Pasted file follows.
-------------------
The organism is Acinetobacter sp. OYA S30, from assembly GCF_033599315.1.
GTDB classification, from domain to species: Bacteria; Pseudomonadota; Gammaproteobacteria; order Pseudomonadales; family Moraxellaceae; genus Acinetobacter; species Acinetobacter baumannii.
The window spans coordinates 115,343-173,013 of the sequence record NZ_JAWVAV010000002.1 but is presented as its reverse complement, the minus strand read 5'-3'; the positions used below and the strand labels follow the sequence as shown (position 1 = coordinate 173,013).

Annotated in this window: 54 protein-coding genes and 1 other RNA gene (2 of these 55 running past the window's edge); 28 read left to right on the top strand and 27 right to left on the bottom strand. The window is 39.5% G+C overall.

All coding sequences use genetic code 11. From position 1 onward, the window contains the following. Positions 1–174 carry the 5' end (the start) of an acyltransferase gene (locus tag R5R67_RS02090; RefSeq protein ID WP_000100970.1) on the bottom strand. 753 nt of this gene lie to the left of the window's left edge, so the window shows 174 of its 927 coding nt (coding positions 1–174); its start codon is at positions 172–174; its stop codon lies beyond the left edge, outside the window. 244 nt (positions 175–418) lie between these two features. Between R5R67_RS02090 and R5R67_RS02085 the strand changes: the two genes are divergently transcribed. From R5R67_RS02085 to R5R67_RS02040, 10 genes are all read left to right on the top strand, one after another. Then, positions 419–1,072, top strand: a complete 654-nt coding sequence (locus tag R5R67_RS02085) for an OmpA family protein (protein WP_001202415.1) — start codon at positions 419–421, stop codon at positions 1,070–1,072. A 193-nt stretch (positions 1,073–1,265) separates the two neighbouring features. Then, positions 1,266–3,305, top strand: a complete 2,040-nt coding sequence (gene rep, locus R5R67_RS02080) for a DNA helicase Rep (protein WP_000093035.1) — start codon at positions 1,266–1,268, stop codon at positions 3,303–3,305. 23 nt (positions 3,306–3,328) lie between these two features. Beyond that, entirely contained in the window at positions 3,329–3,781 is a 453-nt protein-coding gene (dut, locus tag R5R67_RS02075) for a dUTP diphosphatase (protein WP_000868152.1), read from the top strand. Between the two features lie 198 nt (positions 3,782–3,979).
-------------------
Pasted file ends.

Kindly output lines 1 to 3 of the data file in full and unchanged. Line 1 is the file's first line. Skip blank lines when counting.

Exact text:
The organism is Acinetobacter sp. OYA S30, from assembly GCF_033599315.1.
GTDB classification, from domain to species: Bacteria; Pseudomonadota; Gammaproteobacteria; order Pseudomonadales; family Moraxellaceae; genus Acinetobacter; species Acinetobacter baumannii.
The window spans coordinates 115,343-173,013 of the sequence record NZ_JAWVAV010000002.1 but is presented as its reverse complement, the minus strand read 5'-3'; the positions used below and the strand labels follow the sequence as shown (position 1 = coordinate 173,013).